I have just completed the first part of my professional learning which involved participating in the Advanced Leadership Program (ALP) at the Judge Business School, Cambridge University. The ALP is an intensive three week aimed at exploring the challenges of leading for Organisational Change in to the future. It provides senior executives space to re-calibrate and fine-tune their leadership agenda and the changing nature of Leading. I benefitted greatly from the discussions and exchanges with Faculty members along with outstanding speakers from the Business School and Cambridge University. The program aims to prepare leaders for future challenges by creating space to allow those participating to reflect on what is critical to personal and organisational success. The second part will be visiting some of the schools that are ‘learning for the future’ here in London and Scandinavia.
The question of why I chose a business school to begin my professional learning is easy to answer. The course took me out of the education comfort zone that we all fall into throughout our careers. It was an opportunity to stretch my thinking and to map ways in which we can lead schools into the challenging and exciting times ahead.
The program is divided into three parts with an overall framework that has three distinct but interrelated parts. Part one dealt with making sense of turbulent times. Part two dealt with building organisational and personal capabilities and finally, leading for the future. There were 25 participants from across the globe. Although I was the only representative from the school sector, my understanding of leadership and global trends was certainly enriched by the interaction with those from other nations and sectors. Seeing the world through the eyes of others is a powerful learning experience in itself and discussions on organisational culture highlighted the differences between Eastern and Western cultures. The input and conversations with my fellow participants allowed me to clarify that we need to work with our leaders on an engagement process to help shape our potential future. What does this mean for schools?
Firstly, the economics of schooling doesn’t make sense. Substantial investment in land acquisition, bricks and mortar buildings that are only used for seventy percent of the year can no longer be sustained.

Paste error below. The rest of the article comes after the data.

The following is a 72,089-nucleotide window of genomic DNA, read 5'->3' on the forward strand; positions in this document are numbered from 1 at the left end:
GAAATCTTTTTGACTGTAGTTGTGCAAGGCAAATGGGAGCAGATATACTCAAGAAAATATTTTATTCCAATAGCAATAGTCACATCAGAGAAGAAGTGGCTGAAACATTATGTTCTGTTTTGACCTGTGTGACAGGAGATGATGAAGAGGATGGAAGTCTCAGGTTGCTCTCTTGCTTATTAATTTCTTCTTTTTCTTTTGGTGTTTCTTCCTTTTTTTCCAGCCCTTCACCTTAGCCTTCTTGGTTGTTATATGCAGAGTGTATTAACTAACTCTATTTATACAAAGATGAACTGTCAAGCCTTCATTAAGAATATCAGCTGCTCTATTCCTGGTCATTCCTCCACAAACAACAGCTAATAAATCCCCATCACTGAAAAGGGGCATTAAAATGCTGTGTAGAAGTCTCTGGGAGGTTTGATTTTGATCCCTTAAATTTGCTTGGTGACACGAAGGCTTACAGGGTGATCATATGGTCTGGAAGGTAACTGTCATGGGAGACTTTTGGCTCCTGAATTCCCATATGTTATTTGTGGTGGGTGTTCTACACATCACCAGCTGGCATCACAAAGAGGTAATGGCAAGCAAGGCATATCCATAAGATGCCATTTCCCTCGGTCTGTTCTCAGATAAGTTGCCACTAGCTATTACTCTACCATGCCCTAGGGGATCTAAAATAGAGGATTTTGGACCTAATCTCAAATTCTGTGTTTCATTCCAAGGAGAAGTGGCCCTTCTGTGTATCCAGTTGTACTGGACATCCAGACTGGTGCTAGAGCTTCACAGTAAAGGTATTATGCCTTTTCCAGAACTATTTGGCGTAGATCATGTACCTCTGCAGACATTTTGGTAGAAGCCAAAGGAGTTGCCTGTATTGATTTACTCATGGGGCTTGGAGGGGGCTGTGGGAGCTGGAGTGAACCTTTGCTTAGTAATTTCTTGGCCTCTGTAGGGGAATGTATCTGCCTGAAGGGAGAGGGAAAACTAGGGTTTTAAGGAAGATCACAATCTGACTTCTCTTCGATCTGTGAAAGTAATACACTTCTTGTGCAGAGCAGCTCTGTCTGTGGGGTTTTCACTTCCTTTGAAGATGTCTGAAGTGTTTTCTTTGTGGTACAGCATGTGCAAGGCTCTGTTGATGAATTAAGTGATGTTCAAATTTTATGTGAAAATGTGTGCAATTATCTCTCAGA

Secondly, the traditional subject-based curriculum is simply not fit for purpose in a knowledge world. We need to be teaching students how to learn, not what to learn. It requires a new and powerful set of capabilities that will enable all young people to be curious and adaptable learners that extends beyond school.
Thirdly, the success of schools into the future is not to be found in reputation but in quality. This is similar to how a local credential certified by a government agency or education standards authority will be challenged by global access to high quality credentials without having to attend an institution. Multiple providers are already growing this space.
Fourthly, the way we organise the process of teaching shapes how teachers teach. Timetables define groups of students to be taught the what, when and where. Is this an appropriate model for the knowledge age? And what does it really mean to be a teacher in a knowledge world? Do you have to have had teacher training to be a teacher? Why are teachers’ working lives still so regulated and why do we continue to protect old ways of working?
The ALP program has given me further insight into some of the big drivers of change and how other sectors are responding regardless of location. It has solidified the fact that schools have one option now – transform schooling. What and how we do it will be the unfolding challenge.